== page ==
Stabilization of an uncertain simple fishery management game

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This note analyzes in a fishery management problem the effects of relaxing one of the usual assumptions in the literature of dynamic games. Specifically, the assumption that players restrict to strategies that stabilize the system. Previous works in the literature have shown that feedback Nash equilibria can exist in which a player can improve unilaterally by choosing a feedback control for which the closed-loop system is unstable. This paper considers in some more detail the implication this setting has in the framework of a simple fishery management. It is shown that if the fishermen are not short-sighted in their valuation of future profits, the considered approach implies a division of them into two groups. One group going for maximal profits and the other group taking care of the imposed stability constraint.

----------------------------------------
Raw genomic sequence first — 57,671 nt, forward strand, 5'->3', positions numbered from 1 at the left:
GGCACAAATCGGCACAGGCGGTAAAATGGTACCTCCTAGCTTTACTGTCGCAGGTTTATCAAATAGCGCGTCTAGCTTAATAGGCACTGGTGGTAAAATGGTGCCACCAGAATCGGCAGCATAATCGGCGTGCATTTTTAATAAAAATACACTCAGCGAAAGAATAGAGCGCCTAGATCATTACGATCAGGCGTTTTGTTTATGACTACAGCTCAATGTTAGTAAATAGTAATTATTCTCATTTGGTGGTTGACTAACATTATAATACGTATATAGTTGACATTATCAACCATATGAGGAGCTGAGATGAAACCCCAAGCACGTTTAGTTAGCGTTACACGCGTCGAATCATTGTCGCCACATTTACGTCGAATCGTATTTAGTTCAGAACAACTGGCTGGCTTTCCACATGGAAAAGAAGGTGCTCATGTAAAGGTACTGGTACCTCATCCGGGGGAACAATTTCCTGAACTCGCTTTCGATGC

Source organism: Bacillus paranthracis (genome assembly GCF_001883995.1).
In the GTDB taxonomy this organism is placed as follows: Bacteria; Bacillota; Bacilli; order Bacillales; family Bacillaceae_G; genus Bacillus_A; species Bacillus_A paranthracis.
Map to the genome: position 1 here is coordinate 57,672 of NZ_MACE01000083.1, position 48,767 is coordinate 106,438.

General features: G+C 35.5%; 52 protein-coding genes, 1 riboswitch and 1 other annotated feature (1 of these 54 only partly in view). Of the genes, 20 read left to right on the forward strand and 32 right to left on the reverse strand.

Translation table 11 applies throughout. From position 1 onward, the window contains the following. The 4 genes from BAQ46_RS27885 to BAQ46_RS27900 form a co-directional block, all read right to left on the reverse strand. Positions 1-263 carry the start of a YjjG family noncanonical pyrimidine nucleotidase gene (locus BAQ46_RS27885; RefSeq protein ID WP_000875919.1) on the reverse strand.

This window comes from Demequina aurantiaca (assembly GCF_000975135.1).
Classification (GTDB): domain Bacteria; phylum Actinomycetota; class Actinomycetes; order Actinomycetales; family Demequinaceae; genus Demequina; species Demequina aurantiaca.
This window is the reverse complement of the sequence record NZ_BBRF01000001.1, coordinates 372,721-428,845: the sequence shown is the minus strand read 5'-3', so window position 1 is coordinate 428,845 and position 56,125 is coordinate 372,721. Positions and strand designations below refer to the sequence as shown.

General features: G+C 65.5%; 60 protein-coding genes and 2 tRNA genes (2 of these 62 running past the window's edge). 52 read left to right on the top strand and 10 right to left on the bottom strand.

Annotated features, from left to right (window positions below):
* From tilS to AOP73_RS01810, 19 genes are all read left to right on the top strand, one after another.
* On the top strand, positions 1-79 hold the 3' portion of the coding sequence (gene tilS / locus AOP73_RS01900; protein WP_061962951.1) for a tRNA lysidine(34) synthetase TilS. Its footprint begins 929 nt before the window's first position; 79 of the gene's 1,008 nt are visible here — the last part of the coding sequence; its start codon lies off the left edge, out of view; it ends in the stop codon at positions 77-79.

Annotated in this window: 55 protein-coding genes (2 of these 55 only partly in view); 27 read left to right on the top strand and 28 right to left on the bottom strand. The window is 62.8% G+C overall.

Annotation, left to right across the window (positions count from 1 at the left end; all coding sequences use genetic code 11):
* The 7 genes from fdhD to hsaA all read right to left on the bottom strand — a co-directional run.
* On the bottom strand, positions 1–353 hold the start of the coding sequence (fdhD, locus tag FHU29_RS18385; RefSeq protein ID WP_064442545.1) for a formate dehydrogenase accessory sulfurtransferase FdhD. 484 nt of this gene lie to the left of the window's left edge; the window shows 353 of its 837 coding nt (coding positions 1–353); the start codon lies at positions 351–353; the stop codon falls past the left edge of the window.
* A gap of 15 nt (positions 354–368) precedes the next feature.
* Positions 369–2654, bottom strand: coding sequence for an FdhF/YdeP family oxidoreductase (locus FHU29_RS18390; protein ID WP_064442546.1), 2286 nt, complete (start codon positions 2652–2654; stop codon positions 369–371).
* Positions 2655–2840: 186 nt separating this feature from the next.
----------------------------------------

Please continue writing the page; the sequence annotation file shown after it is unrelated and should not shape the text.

To see how noise might impact these results we additionally consider a framework where fishermen take into account the possibility that the fish growth might be corrupted by external factors. We consider a deterministic approach of dealing with noise in this set-up.

The model predicts that the more people are involved in the group taking care of the stabilization constraint, the less active they get. Furthermore it predicts that the natural reaction of any of these persons is to increase his activities if he expects more noise. But that this activity is reduced, and partly replaced by more active control policies by group members, if the size of the group increases. Activity of fishermen going for maximal profits is not affected by noise expectations.
Original languageEnglish
Pages (from-to)63-73
JournalFisheries Research
Publication statusPublished - Jul 2018


  • linear quadratic differential games
  • feedback information structure
  • soft-constrained Nash equilibrium
  • infinite planning horizon


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